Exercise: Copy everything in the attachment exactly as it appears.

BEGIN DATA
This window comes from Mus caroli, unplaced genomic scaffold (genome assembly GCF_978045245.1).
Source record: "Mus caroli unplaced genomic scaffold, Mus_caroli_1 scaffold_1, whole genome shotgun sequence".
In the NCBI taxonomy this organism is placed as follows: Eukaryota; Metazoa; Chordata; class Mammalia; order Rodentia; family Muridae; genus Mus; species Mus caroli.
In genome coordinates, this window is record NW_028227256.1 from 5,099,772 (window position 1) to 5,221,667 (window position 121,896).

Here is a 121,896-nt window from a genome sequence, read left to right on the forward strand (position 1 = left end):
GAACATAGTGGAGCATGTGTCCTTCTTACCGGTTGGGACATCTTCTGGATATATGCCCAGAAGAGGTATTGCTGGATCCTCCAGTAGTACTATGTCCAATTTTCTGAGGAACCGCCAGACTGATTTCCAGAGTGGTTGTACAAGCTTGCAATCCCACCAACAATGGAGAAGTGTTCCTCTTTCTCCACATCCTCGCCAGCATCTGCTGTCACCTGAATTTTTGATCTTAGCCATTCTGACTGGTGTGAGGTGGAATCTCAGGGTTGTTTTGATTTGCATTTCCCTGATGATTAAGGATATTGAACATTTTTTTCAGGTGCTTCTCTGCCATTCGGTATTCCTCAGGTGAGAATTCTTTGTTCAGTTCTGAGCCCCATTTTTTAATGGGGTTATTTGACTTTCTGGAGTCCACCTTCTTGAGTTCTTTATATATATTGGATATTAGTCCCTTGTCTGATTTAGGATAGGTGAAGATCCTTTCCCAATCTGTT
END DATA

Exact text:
This window comes from Mus caroli, unplaced genomic scaffold (genome assembly GCF_978045245.1).
Source record: "Mus caroli unplaced genomic scaffold, Mus_caroli_1 scaffold_1, whole genome shotgun sequence".
In the NCBI taxonomy this organism is placed as follows: Eukaryota; Metazoa; Chordata; class Mammalia; order Rodentia; family Muridae; genus Mus; species Mus caroli.
In genome coordinates, this window is record NW_028227256.1 from 5,099,772 (window position 1) to 5,221,667 (window position 121,896).

Here is a 121,896-nt window from a genome sequence, read left to right on the forward strand (position 1 = left end):
GAACATAGTGGAGCATGTGTCCTTCTTACCGGTTGGGACATCTTCTGGATATATGCCCAGAAGAGGTATTGCTGGATCCTCCAGTAGTACTATGTCCAATTTTCTGAGGAACCGCCAGACTGATTTCCAGAGTGGTTGTACAAGCTTGCAATCCCACCAACAATGGAGAAGTGTTCCTCTTTCTCCACATCCTCGCCAGCATCTGCTGTCACCTGAATTTTTGATCTTAGCCATTCTGACTGGTGTGAGGTGGAATCTCAGGGTTGTTTTGATTTGCATTTCCCTGATGATTAAGGATATTGAACATTTTTTTCAGGTGCTTCTCTGCCATTCGGTATTCCTCAGGTGAGAATTCTTTGTTCAGTTCTGAGCCCCATTTTTTAATGGGGTTATTTGACTTTCTGGAGTCCACCTTCTTGAGTTCTTTATATATATTGGATATTAGTCCCTTGTCTGATTTAGGATAGGTGAAGATCCTTTCCCAATCTGTT